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Articles: Technology

The State University of New York (SUNY) may have the most talked about shared services program in the nation. As part of an effort to try to reduce administrative costs and funnel the savings toward academics and student services, the system’s administration has been working to adopt a shared service model across its 64 campuses. That model has even included shared presidents.

Working in Groups
Vaddio’s GroupSTATION, designed for mid-to large-size meeting spaces, allows up to 20 people to share a PowerPoint presentation, stream a training video from YouTube, or collaborate with remote participants. Users can connect a laptop or tablet directly into GroupSTATION, which consists of two main components: a table-based MicPOD dock, and a wall-mounted sound bar that incorporates an HD camera in its center. The MicPOD Dock functions as a microphone, speakerphone, and user interface.

Vanishing boundaries, emerging opportunities. That was the overarching theme in Orlando this June as approximately 1,000 attendees gathered at the Walt Disney World Swan and Dolphin resort for learning, networking, and fun. Some traveled far to UBTech 2013—with attendees from Brisbane, Australia; London; and Rio de Janeiro—and others came in from a few dozen colleges and universities in Florida.

It’s hard to follow higher education news these days without seeing a reference to MOOCs. The online learning platforms from edX, Coursera, Udacity, and others were launched to great fanfare over the last two years. Proponents praise them for their potential to change education, while critics chalk them up as more hype than hope.

While it’s not yet on the radar of most development professionals in higher education, crowdsourcing has become a very noticeable part of the online fundraising landscape for younger donors

Yale created site to give commencement guests access to event schedules, interactive maps, parking information, and directions via their smartphones

Students, faculty, and staff turn to campus help desks when their work has come to a standstill because technology isn’t behaving as they think it should. IT support centers at colleges and universities across the nation are ditching paper and turning to software solutions to help get frustrated users back on track more effectively and efficiently.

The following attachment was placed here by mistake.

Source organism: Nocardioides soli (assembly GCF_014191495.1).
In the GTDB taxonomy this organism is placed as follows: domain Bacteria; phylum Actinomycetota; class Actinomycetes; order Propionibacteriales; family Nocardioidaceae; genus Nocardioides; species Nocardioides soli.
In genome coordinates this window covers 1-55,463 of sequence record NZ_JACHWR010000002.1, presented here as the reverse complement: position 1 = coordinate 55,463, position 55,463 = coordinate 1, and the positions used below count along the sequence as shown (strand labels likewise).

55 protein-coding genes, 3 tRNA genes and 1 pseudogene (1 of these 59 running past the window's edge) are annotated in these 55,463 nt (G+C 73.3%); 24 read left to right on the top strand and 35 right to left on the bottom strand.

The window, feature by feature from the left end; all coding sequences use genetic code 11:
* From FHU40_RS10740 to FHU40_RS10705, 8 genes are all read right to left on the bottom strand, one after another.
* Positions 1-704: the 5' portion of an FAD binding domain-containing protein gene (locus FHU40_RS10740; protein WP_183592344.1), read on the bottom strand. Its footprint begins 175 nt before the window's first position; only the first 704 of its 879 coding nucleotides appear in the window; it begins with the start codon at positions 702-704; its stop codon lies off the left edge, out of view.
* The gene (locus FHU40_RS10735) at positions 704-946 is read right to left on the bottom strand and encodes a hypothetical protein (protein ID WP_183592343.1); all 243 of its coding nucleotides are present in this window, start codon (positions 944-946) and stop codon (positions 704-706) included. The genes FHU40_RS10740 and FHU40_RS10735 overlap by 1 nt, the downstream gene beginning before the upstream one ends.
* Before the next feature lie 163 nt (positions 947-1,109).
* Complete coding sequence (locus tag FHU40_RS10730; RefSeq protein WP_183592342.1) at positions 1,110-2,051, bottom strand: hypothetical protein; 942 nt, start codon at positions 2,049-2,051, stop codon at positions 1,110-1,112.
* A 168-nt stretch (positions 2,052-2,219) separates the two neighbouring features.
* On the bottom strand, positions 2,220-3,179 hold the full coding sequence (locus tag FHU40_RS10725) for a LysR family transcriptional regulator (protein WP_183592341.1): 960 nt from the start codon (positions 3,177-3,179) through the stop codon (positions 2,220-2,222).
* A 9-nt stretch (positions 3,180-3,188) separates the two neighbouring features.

At the Rochester Institute of Technology (N.Y.), biomedical photography students are using videoconferencing technology to show their work to audiences in Wales. A librarian is providing tutorials to students at satellite campuses in Eastern Europe. And researchers are holding meetings with project sponsors hundreds of miles away.

The number of students taking at least one course online is on the rise; the 2012 Survey of Online Learning conducted by the Babson Survey Research Group and released this year indicated that number surpassed 6.7 million for the fall 2011 semester.

That said, there is a divergence between higher ed administrators and faculty on the value of online learning. Seventy-seven percent of academic leaders surveyed believe online education results in the same or superior learning outcomes as in face-to-face classes.

Is it time for MOOC 2.0? Those behind World Education University (WEU) think so. The free online university opened its virtual doors worldwide on February 1.

Scott Hines, WEU’s chief operating officer, doesn’t mind the comparison to MOOC providers such as Coursera, which he sees as great trail blazers. But he sees WEU as the next step in the evolutionary process of online learning.

What is the most important lesson learned after a responsive website project?

It doesn’t have to do with coding tricks. It does have to do with content.

“We knew what we were getting ourselves into, but we’ve seen how much easier it is to develop a responsive website from the ground-up,” says Carolyn Wilson, campus webmaster at the University of Wisconsin-Whitewater.

Have you noticed how nearly everybody has been weighing in on whether or not higher ed should embrace responsive websites? Web developers and designers working in universities, of course, but also marketers, communicators, and college magazine editors have debated, at conferences or on Twitter, the pros and cons of the responsive web design approach.

Many institutions with a single traditional brick and mortar campus are diversifying the methods for delivering their programs by going online, developing hybrid courses, and even establishing centers at locations off-campus. In his UBTech featured session, “Using Multiple Delivery Methods to Reduce the Cost of Higher Education,” Alan Walker, former president of Upper Iowa University, will discuss the challenges and cost benefits of strategic diversification.

It’s no secret that universities across the nation are facing more challenges than ever before. Shrinking budgets are contrasted with higher costs and aging facilities. The government is getting more involved from a regulatory standpoint while decreasing its funding support for education. Demand is up, enrollments are all over the map and across the board, and graduation rates are down. It’s a roller coaster of peaks and valleys that leaves schools fighting for ways to cope, retain students, and help them graduate on time.

Whether you think they are hype or the next step in the evolution of learning, there’s no question that MOOCs have taken the education world by storm.

Platforms such as Coursera, edX, and UniversityNow offer free courses online to students anywhere, and are continuing to grow. Coursera now has more than 60 partners here and abroad, including École Polytechnique in France, the National University of Singapore, the Chinese University of Hong Kong and National Autonomous University of Mexico.